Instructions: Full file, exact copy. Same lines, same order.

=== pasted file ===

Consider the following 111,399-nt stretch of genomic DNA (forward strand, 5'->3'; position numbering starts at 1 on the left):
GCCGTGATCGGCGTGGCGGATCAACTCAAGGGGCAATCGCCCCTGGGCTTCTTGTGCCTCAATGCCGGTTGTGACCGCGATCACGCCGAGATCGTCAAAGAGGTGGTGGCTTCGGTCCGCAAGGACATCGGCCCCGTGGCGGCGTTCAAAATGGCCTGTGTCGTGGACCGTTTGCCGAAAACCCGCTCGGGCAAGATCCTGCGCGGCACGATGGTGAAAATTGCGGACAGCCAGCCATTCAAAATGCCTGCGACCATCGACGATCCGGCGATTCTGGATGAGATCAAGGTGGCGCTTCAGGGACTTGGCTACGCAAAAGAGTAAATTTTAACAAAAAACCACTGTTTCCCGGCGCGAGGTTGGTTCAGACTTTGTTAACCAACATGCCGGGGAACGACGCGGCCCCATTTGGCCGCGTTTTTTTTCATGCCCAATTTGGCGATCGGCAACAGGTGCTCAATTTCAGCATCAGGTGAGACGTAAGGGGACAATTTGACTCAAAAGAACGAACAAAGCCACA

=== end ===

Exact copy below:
Consider the following 111,399-nt stretch of genomic DNA (forward strand, 5'->3'; position numbering starts at 1 on the left):
GCCGTGATCGGCGTGGCGGATCAACTCAAGGGGCAATCGCCCCTGGGCTTCTTGTGCCTCAATGCCGGTTGTGACCGCGATCACGCCGAGATCGTCAAAGAGGTGGTGGCTTCGGTCCGCAAGGACATCGGCCCCGTGGCGGCGTTCAAAATGGCCTGTGTCGTGGACCGTTTGCCGAAAACCCGCTCGGGCAAGATCCTGCGCGGCACGATGGTGAAAATTGCGGACAGCCAGCCATTCAAAATGCCTGCGACCATCGACGATCCGGCGATTCTGGATGAGATCAAGGTGGCGCTTCAGGGACTTGGCTACGCAAAAGAGTAAATTTTAACAAAAAACCACTGTTTCCCGGCGCGAGGTTGGTTCAGACTTTGTTAACCAACATGCCGGGGAACGACGCGGCCCCATTTGGCCGCGTTTTTTTTCATGCCCAATTTGGCGATCGGCAACAGGTGCTCAATTTCAGCATCAGGTGAGACGTAAGGGGACAATTTGACTCAAAAGAACGAACAAAGCCACA